Politics

Afghanistan, immigration, Kagan discussed on NBC, CBS, ABC, Fox Sunday shows

interns Contributor

If it’s Sunday, it’s Meet the Press… and This Week… and Fox News Sunday… and Face the Nation…

Oil’s still gushing from the Deepwater Horizon rig in the Gulf, but this Sunday’s talk shows shifted their focus away from the oil spill due to the change in command in Afghanistan that resulted from Michael Hastings’s stunning profile of General Stanley McChrystal in Rolling Stone.

On ABC’s This Week, host Jake Tapper interviewed CIA head Leon Panetta, who said of progress in Afghanistan, “It’s harder, it’s slower than I think anyone anticipated.” Still, he insisted, al Qaeda is hurting:

I think the estimate on the number of Al Qaeda is actually relatively small. I think at most, we’re looking at 50 to 100, maybe less. It’s in that vicinity. There’s no question that the main location of Al Qaeda is in the tribal areas of Pakistan.

Panetta also outlined the CIA’s view of Iran’s nuclear program, estimating that Iran has enough low-enriched uranium for two bombs and that completion of the enrichment of that uranium will take about a year:

Arizona Senator John McCain, no stranger to NBC’s Meet the Press, finally visited the show’s new set to discuss the outlook in Afghanistan with host David Gregory. McCain indicated that President Obama’s sacking of General McChrystal in light of the Rolling Stone profile was justified, but he had some choice thoughts about the president’s July 2011 timetable for the start of withdrawal of U.S. forces from Afghanistan, calling the setting of the date a “purely political decision”:

McCain also discussed immigration, indicating that he disagrees with Arizona Governor Jan Brewer’s insistence that most illegal immigrants smuggle drugs into the country but praising her overall performance on the issue:

I think the governor of Arizona has done a good job in this whole debate. I may not agree with one sentence she uses, but she’s standing up for Arizona, and I think that the people of my state deserve a better environment of security than the one they’re getting from the federal government now and a federal responsibility.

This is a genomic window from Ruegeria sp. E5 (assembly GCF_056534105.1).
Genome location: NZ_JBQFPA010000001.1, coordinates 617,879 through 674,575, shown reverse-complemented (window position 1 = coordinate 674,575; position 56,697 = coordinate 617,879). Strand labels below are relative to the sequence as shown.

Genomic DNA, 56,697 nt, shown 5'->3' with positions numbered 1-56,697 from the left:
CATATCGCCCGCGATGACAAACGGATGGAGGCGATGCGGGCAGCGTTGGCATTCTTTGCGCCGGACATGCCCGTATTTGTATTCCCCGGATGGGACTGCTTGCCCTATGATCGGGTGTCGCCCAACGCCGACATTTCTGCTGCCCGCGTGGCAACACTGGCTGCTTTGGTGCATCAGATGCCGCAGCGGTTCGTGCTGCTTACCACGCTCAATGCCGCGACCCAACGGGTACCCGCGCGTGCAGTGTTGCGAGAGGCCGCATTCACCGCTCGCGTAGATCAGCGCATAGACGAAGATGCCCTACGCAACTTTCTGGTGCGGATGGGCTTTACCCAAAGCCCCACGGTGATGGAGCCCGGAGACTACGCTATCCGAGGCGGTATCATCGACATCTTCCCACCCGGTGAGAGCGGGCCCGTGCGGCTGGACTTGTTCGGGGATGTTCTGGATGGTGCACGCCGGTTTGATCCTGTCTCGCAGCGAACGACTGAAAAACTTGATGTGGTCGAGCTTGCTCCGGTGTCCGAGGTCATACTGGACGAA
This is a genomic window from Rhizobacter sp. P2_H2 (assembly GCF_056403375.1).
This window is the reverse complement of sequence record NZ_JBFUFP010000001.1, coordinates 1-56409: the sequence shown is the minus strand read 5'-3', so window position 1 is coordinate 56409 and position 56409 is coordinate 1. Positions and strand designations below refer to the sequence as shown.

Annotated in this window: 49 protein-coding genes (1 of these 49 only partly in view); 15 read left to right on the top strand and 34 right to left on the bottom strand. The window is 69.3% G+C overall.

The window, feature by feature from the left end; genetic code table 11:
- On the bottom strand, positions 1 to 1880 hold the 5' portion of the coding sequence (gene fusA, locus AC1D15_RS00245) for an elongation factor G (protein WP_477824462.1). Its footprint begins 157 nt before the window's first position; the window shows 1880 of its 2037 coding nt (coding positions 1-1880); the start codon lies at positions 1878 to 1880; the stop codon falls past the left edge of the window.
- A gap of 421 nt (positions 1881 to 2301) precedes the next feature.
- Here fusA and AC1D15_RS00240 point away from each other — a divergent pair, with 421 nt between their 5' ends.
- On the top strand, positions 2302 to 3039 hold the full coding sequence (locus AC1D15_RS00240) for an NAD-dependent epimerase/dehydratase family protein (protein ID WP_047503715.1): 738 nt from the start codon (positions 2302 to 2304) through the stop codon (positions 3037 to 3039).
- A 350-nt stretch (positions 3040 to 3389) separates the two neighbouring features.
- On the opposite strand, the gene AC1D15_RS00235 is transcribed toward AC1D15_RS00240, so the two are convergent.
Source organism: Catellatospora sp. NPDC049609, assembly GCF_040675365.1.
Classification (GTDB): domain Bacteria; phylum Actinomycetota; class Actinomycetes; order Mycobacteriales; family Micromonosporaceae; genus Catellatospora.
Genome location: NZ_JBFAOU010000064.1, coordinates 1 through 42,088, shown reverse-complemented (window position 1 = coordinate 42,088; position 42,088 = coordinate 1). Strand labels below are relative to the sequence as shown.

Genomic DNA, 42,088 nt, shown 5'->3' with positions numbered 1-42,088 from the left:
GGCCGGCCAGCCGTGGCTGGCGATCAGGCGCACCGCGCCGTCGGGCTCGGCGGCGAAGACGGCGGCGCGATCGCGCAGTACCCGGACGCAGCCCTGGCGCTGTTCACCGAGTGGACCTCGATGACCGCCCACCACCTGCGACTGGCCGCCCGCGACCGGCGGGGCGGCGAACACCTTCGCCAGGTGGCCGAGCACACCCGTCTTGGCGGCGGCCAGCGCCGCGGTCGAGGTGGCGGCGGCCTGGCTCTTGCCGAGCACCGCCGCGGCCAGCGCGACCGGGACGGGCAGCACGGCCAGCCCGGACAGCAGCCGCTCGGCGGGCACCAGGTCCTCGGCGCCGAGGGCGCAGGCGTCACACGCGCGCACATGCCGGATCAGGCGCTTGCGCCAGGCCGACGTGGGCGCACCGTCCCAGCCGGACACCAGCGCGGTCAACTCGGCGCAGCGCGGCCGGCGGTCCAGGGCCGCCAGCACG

Bob Schieffer spent ample time discussing Afghanistan on CBS’s Face the Nation with Senator Carl Levin, the Democratic chairman of the Senate Armed Services Committee, who responded, “No,” when asked if there was any chance that General Petraeus would not be confirmed to succeed General McChrystal to run the war in Afghanistan.

But the big news on Face the Nation came when Schieffer brought on the ranking members of the Senate Judiciary Committee, Republican Jeff Sessions and Democrat Patrick Leahy, to discuss Elena Kagan’s impending confirmation hearings. Though many see Kagan as a shoo-in to win confirmation, Sessions indicated that Republicans won’t stand idly by during the hearing, calling a filibuster “conceivable” and saying of Kagan:

“I think her nomination has real problems that need to be examined… She just is not the kind of nominee you would normally expect to have, of course, never been a judge. And so this raises questions, because her political instincts have been strong.”

Watch the full debate between Leahy and Sessions, likely an accurate indicator of what will be said at the confirmation hearings, here:

On Fox News Sunday, Chris Wallace’s guests, Senators Dianne Feinstein and Lindsey Graham, addressed the potential for further leadership shakeups in the wake of General McChrystal’s resignation. Graham framed the incident as a “chance to start over completely” on what he called a “dysfunctional relationship between the military-civilian components that’s essential to winning a counterinsurgency.” Feinstein agreed, insisting that the diplomatic structure be changed should Petraeus not be happy with the current set-up:

I think Petraeus’ views should be taken into consideration and observed by the administration.  This is kind of, if you will, not a last ditch stand, but it is a major change in the middle of the surge, and I think you put the general in, he should make the call.  If he can’t work with the ambassador, the ambassador should be changed.  If he can’t work with Holbrooke, that should change.